The July Photo Contest theme was “Reptiles & Amphibians”. Friends members shared photos of these cold-blooded creatures in honor of World Snake Day. Sue Wilder with the Friends of Louisiana Wildlife Refuges, Inc. submitted the winning photos of a copperhead taken while she was collecting data for the Gulf Coast Phenology Trail at the Big Branch Marsh NWR, in Lacombe, LA.
Big Branch Marsh NWR is one of nine refuges in the Southeast Louisiana Refuge Complex. Our Friends group, Friends of Louisiana Wildlife Refuges, Inc. seeks to support our wildlife refuges. From staffing educational events to planting wetland plants towards restoration efforts, our Friends group is there. We have a small but mighty group of volunteers and members who love to support all things refuges.
The principal purpose of our Friends organization is to engage in promoting better awareness, appreciation, and conservation of the natural environment of the Southeast Louisiana Refuges Complex: to promote programs and services that will enhance the quality of the refuges, and to work with other agencies and organizations to raise funds and direct resources towards visitor services, educational, interpretative, and environmental projects which, without assistance, would not be accomplished solely through the efforts of the U.S. Fish and Wildlife Service. In 2021, we celebrated our 25-year anniversary.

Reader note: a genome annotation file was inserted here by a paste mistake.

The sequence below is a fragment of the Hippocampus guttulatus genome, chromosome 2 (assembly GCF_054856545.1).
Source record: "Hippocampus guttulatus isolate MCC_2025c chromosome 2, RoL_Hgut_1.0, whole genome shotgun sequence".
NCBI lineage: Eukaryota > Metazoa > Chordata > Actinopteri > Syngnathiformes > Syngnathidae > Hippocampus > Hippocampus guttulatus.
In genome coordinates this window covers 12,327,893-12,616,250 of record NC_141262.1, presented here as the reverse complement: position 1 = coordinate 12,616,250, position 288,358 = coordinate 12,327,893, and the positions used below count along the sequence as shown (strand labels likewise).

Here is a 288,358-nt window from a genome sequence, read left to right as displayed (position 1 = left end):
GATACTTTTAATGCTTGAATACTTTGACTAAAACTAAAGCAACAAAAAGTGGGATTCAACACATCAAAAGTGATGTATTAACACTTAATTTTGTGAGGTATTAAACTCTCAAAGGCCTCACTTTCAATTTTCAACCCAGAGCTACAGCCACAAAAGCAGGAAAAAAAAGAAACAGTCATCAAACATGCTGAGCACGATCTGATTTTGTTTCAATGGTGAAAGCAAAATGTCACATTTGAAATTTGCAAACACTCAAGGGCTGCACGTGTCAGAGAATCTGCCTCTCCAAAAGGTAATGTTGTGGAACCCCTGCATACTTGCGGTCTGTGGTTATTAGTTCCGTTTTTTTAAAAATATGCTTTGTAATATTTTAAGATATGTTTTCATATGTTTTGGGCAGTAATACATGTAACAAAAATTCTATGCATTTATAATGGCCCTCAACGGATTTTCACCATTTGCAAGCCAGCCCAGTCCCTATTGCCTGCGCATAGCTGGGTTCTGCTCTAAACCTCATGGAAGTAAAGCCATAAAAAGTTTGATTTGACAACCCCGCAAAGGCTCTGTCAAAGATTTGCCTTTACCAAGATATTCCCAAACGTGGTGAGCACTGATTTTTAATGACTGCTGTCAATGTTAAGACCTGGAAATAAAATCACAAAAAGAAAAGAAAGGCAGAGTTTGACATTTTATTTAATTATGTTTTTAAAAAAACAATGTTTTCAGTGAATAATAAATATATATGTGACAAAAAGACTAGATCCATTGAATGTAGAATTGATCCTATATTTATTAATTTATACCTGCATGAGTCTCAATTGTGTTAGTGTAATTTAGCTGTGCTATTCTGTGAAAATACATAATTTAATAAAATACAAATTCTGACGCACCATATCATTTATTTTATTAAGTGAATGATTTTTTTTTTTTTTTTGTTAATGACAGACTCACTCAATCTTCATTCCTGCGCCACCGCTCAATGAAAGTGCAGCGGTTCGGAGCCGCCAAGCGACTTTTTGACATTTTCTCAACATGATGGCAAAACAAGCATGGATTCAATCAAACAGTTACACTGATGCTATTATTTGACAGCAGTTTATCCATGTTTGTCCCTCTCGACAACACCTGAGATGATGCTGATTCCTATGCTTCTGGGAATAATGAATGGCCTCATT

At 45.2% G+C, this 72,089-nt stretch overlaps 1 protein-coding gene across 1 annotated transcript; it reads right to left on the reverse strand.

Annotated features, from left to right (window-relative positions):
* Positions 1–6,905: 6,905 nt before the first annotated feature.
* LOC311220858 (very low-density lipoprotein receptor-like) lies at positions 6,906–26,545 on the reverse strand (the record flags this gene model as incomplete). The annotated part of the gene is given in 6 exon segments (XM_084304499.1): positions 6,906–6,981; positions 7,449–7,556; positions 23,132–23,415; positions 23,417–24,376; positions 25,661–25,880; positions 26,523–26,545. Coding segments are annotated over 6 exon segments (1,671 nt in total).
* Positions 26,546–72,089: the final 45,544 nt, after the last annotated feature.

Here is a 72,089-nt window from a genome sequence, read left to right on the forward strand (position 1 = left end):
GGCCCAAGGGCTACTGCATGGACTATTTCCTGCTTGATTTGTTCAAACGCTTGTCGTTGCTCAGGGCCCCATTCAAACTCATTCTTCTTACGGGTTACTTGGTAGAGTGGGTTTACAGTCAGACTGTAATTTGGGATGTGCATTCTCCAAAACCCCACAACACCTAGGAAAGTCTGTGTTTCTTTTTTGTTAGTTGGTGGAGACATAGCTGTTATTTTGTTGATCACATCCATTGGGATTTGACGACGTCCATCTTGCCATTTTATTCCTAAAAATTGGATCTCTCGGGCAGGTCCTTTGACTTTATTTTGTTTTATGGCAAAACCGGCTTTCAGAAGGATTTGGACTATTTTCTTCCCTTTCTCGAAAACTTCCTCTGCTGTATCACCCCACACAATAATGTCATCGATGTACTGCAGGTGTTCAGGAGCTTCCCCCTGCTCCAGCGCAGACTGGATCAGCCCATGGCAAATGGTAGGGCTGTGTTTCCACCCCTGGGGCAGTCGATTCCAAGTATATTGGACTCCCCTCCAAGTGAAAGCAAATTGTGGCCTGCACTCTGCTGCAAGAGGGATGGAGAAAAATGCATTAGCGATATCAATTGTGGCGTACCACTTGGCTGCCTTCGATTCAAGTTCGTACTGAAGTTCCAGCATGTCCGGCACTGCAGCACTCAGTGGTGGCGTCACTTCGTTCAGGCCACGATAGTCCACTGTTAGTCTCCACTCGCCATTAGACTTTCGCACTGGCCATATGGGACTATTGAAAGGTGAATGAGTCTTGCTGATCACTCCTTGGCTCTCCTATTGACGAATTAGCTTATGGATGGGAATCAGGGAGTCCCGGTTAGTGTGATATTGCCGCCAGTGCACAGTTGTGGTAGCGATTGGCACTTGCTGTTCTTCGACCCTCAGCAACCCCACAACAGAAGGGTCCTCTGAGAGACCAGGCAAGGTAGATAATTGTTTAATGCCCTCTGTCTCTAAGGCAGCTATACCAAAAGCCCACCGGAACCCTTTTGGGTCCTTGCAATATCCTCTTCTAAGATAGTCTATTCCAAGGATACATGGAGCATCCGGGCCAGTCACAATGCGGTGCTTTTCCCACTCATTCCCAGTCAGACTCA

Some of our well known events on the refuge include the Bayou Gardens Open House in the spring, our Youth Fishing Rodeo Event in early Summer and our most popular, our Wild Things Celebration in the fall. With recent Covid-19 restrictions our activities have been limited for the last two years we were able to help support “Boo on the Bayou”, a driving tour of not-so-scary wildlife stations (Bats, Owls, Snakes, Alligators, and Spiders – oh my) to educate children (and adults) about wildlife conservation while keeping socially distant. We look forward to the days when we can open our doors fully
Photo credits: Sue Wilder with the Friends of Louisiana Wildlife Refuges, Inc.
When Martha Williams began her new role as Director of the US Fish and Wildlife Service on March 8, 2022, the Coalition of Refuge Friends and Advocates (CORFA) recognized an opportunity to connect and make sure the new director knew about Friends groups and all they do for federal partners and their communities. CORFA identified topics that they wanted to share with the director and then selected representatives of a few Friends organizations to present in a virtual meeting on July 5, 2022. These Friends, highlights, and requests from their organizations are outlined below: